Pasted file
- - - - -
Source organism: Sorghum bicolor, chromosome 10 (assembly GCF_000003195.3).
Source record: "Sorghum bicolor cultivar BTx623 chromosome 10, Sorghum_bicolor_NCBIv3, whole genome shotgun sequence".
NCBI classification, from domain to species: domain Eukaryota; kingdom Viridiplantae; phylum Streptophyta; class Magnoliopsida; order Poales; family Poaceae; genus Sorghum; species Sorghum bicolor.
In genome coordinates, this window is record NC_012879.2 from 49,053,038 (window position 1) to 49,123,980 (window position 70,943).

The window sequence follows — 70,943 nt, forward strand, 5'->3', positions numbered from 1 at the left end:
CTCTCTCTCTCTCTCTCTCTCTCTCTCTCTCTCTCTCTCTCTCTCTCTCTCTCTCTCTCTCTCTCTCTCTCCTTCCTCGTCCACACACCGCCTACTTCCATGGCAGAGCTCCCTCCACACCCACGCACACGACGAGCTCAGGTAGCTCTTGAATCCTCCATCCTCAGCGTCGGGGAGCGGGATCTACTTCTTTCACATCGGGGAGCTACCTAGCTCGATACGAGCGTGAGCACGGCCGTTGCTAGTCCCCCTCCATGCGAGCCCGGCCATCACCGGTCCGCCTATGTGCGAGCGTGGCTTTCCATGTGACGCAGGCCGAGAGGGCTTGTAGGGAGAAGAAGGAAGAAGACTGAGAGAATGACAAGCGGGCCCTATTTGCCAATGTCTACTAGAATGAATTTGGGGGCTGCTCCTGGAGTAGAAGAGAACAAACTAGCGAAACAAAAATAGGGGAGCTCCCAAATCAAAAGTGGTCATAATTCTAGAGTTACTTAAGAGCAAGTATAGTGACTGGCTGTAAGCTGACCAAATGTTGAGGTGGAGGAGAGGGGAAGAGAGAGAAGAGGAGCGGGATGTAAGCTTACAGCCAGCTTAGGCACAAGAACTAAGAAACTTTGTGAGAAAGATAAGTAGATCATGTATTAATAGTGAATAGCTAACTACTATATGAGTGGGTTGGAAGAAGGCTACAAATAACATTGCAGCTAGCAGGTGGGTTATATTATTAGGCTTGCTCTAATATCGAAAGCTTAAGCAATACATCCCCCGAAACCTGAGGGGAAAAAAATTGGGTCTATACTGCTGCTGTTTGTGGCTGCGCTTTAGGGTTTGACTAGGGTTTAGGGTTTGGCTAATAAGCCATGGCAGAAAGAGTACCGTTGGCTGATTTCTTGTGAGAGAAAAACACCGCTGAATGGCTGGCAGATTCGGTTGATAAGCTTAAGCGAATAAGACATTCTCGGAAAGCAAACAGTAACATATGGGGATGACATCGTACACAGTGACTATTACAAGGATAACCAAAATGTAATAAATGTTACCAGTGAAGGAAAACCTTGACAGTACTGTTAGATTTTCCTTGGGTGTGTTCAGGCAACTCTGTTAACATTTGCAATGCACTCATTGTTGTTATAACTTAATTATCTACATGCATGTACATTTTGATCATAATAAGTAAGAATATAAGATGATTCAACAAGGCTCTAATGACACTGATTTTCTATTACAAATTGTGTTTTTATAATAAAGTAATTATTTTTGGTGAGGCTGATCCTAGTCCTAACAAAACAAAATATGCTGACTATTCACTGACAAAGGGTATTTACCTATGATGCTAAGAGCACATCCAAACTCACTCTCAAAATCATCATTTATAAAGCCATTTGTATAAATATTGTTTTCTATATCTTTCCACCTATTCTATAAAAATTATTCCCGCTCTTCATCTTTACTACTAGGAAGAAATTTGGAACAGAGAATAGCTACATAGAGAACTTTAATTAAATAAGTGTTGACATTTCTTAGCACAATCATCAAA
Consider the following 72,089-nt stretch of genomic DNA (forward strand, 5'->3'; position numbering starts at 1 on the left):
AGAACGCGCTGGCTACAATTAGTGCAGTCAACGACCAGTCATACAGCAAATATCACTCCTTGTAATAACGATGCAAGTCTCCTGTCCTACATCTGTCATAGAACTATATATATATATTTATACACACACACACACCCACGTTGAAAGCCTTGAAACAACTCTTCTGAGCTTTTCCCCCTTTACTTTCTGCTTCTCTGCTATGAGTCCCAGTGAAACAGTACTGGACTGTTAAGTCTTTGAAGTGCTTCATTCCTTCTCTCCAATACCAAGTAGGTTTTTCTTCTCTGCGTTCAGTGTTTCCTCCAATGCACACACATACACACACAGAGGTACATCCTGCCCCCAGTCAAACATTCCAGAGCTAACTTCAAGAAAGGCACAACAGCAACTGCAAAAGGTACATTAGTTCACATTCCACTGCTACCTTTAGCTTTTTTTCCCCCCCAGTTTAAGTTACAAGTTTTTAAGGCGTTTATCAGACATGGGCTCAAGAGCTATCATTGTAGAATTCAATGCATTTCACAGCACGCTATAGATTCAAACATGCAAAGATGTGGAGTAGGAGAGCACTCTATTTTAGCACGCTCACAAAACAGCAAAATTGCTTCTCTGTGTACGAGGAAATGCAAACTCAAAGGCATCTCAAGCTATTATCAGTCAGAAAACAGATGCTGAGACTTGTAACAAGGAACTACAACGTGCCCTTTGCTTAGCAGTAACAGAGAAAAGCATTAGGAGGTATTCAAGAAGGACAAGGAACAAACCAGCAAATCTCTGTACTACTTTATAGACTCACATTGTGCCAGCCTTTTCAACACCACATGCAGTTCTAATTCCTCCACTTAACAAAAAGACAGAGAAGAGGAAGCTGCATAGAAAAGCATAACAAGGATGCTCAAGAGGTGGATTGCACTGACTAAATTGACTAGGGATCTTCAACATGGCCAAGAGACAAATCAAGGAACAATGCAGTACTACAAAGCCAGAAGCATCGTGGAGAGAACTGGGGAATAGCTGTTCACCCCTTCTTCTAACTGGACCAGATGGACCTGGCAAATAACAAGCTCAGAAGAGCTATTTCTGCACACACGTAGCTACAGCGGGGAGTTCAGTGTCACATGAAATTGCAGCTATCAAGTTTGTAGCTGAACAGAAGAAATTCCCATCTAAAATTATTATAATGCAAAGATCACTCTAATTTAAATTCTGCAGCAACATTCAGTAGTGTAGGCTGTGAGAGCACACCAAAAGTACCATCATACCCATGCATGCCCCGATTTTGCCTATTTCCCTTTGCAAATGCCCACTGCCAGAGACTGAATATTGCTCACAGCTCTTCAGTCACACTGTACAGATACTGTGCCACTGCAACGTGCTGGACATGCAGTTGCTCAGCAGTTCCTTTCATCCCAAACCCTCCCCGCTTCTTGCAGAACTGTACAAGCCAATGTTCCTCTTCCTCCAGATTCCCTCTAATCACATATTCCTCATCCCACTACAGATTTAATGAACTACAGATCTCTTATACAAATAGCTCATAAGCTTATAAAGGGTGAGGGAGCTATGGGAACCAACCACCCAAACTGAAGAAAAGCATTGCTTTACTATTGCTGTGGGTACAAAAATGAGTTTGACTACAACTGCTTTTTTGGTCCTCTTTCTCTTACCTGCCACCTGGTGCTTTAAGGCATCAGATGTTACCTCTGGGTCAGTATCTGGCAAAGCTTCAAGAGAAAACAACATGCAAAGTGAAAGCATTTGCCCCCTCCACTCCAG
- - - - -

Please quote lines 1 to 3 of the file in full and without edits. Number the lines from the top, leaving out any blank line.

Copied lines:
Source organism: Sorghum bicolor, chromosome 10 (assembly GCF_000003195.3).
Source record: "Sorghum bicolor cultivar BTx623 chromosome 10, Sorghum_bicolor_NCBIv3, whole genome shotgun sequence".
NCBI classification, from domain to species: domain Eukaryota; kingdom Viridiplantae; phylum Streptophyta; class Magnoliopsida; order Poales; family Poaceae; genus Sorghum; species Sorghum bicolor.